With thousands of users from around the world and around 70PB (that’s petabytes) of data handled on a daily basis, the European Organisation for Nuclear Research (Cern) has a surprisingly simple technology requirement.
You won’t find large supercomputers with thousands of specialised cores or massive data centres in large warehouses. Instead, Cern’s Openlab chief technology officer Sverre Jarp has employed a Google-like technology architecture to keep the place running.
Jarp says the nature of the work done at Cern doesn’t require the resources that many other scientific institutions need, because the research can be done at the pace set by the scientists.
The organisation has had to move with the times, coming from a Risc-based architecture, to now running a full network on PC-based machines connected to balance the resources needed by thousands of scientists across the world.
“With millions of events being analysed by many scientists it has worked out well to spread the workload over the many computers,” he says.
However, the accuracy of the data analysed is not always at 100%. However, Jarp says the scientists are aware of the reliability and work around it. “Google is much the same, you may have to click again to get a page to load, but you never question Google’s reliability. Sometimes, our scientists have to simply click again,” he says.
When the project first started, Jarp says the organisation predicted it would receive about 15PB of data a year. However, this has skyrocketed to 70PB.
Jarp has not built a modern data centre to cope with the masses of data. Instead, Cern uses a decidedly 1990s technology to store data: tape.
Jarp says using tape may sound archaic, but it’s still much cheaper than other storage options available today.
Cern has a warehouse of tapes that are automatically retrieved by a robot if requested by a scientist. The data is then transferred to DVD, which offers faster read-write access than tape.
“We can easily tell if data hasn’t been accessed in a long time, and those tapes get moved into another segment of the warehouse for permanent storage,” he says.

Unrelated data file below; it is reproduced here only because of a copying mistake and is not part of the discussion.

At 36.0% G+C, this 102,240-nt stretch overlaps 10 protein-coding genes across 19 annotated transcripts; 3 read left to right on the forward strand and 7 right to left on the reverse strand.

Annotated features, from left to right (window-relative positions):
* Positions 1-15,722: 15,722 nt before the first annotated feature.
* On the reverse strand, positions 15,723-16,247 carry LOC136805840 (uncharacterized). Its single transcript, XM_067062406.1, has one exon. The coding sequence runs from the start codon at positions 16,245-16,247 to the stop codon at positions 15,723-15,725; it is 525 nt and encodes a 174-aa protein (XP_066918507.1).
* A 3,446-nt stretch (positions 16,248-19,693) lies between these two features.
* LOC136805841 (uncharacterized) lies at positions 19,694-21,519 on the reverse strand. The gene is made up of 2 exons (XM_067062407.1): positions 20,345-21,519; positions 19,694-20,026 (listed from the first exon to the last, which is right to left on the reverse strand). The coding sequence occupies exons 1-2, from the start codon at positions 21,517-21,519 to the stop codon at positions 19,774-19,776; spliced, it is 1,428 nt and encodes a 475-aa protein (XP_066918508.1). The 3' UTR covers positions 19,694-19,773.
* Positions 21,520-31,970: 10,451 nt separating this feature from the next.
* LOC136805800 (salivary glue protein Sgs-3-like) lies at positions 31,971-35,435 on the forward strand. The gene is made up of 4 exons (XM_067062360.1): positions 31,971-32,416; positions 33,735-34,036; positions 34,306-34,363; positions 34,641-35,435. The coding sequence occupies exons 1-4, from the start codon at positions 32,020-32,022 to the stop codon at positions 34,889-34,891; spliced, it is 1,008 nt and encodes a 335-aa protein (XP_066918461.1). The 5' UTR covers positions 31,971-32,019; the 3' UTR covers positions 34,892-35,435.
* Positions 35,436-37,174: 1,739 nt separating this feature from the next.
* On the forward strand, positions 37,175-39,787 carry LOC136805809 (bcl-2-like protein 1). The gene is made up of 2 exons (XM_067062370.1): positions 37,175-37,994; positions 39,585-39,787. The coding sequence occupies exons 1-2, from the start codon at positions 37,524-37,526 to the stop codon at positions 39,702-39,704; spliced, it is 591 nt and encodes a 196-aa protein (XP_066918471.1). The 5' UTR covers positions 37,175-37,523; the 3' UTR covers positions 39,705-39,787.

The Cern network has both internal and external access points. It connects about 140 sites worldwide in a grid. It supports 250 000 CPU cores.
Securing a global network is not easy, says Jarp. “We have to keep it as open as possible, with so many different devices accessing the services. But we have to make sure that it is as secure as possible.”
As with all networks, users are the biggest threat. “As one of the largest scientific experiments, Cern is very visible, so we have strict policies and dedicated staff who make sure those policies are adhered to,” he says.
It has already come under fire in the media following accusations that a hacker had been using the vast network as a starting point for committing several crimes. (Jarp says the stories weren’t true.)
The security policies also help protect the property of scientists, many of whom have developed their own applications that govern their experiments and research.
Cern’s IT department has even developed its own distribution (version) of Linux, which it provides to everyone using the network.
Jarp says Cern is also keen to explore future options in cloud computing (where IT services are moved onto central network resources). However, any move in this direction would take place in the long term.
In the meantime, Jarp says the technology it has now gives scientists more than they need to make science’s greatest discoveries yet. — Candice Jones, TechCentral, Switzerland